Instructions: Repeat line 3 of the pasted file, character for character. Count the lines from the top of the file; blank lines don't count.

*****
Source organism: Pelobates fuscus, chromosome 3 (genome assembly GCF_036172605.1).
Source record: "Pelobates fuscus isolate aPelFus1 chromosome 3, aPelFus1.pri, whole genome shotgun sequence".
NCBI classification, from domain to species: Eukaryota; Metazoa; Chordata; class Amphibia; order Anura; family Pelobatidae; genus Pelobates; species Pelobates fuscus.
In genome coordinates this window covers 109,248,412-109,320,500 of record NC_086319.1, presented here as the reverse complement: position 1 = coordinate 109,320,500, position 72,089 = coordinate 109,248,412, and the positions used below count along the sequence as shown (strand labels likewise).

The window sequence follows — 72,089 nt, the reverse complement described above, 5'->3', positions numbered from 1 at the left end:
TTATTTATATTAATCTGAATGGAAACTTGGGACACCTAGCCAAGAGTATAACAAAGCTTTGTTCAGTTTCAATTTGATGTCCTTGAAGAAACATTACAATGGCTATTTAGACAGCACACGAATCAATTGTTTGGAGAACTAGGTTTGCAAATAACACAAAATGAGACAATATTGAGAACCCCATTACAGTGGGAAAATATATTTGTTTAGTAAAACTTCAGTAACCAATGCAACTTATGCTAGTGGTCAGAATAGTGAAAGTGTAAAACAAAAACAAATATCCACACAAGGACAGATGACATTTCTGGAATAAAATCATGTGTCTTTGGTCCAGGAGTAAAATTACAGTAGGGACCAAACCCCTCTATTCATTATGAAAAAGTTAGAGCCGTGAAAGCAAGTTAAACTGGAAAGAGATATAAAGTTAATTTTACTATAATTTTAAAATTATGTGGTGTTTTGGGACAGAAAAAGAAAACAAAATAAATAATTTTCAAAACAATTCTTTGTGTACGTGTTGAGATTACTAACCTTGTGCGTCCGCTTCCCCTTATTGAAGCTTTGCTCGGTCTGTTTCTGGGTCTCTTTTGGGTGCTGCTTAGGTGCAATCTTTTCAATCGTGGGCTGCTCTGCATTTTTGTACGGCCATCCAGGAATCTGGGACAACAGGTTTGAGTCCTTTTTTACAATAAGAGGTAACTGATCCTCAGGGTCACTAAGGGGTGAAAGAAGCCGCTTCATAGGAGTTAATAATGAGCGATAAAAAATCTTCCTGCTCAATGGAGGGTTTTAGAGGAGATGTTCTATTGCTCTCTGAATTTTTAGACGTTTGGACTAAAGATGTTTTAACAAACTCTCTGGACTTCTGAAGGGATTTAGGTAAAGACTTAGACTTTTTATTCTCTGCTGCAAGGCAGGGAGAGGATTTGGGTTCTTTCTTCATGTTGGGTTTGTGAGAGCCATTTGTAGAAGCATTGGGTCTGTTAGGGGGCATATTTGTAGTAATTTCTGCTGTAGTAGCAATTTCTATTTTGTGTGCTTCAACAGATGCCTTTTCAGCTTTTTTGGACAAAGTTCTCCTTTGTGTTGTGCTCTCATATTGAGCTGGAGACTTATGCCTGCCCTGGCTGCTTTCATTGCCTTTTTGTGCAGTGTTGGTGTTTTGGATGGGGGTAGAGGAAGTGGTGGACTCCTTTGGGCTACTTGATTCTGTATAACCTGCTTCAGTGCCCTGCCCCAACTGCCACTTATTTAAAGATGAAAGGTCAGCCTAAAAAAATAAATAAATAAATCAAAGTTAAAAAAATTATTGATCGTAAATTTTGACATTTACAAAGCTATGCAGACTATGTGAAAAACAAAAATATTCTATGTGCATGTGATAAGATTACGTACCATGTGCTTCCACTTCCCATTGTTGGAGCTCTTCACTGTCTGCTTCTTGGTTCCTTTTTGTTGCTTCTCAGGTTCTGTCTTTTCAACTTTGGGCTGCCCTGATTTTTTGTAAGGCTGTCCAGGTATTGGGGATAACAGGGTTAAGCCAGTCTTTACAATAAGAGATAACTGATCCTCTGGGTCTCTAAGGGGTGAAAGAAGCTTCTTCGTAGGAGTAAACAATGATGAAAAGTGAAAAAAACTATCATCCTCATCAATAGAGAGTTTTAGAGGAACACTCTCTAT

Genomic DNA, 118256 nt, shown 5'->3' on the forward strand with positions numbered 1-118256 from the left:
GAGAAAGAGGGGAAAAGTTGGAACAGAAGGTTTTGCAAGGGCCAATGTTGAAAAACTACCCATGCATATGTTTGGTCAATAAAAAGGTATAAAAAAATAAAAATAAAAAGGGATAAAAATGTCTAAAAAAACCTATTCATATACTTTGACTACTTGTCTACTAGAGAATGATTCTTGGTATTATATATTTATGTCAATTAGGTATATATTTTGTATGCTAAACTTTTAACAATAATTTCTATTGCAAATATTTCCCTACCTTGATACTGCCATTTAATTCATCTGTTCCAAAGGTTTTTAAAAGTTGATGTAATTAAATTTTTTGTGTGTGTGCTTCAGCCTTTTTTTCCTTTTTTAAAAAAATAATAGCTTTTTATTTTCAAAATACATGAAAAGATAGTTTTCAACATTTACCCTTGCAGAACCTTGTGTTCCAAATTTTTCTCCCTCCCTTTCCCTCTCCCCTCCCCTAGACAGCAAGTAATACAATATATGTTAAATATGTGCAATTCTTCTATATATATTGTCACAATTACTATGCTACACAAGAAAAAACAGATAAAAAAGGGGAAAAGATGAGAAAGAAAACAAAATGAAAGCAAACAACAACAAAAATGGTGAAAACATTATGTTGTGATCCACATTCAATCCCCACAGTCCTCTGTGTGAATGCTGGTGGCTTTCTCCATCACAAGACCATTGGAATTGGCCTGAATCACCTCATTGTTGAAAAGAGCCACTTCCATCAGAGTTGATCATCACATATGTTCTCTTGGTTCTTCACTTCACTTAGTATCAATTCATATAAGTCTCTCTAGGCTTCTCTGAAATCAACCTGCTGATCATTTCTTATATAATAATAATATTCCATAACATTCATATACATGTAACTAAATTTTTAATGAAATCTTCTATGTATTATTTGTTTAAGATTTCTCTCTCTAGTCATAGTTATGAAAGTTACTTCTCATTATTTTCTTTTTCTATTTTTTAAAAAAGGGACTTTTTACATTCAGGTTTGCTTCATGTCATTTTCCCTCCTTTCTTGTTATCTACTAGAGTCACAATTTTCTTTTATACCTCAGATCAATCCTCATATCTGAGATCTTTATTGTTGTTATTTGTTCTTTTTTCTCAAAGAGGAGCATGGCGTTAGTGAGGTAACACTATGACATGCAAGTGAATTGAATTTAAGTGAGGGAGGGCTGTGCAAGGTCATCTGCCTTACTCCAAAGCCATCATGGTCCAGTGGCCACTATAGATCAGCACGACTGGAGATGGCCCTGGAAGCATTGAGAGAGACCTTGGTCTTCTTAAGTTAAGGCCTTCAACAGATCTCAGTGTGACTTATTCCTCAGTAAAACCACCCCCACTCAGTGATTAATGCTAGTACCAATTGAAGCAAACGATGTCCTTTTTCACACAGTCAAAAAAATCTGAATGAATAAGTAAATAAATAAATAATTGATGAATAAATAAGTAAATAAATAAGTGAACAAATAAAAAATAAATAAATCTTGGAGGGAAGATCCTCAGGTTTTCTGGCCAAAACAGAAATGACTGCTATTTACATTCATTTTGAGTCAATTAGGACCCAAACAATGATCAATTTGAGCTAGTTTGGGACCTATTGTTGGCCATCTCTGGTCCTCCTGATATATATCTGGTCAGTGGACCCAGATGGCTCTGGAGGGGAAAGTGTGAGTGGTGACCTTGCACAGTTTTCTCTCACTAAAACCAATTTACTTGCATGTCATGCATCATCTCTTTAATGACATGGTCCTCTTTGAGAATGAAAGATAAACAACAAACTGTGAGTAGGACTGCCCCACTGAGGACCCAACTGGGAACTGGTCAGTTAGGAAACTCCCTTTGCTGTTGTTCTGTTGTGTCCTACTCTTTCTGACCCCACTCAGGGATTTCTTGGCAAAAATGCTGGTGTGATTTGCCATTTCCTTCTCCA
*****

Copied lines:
NCBI classification, from domain to species: Eukaryota; Metazoa; Chordata; class Amphibia; order Anura; family Pelobatidae; genus Pelobates; species Pelobates fuscus.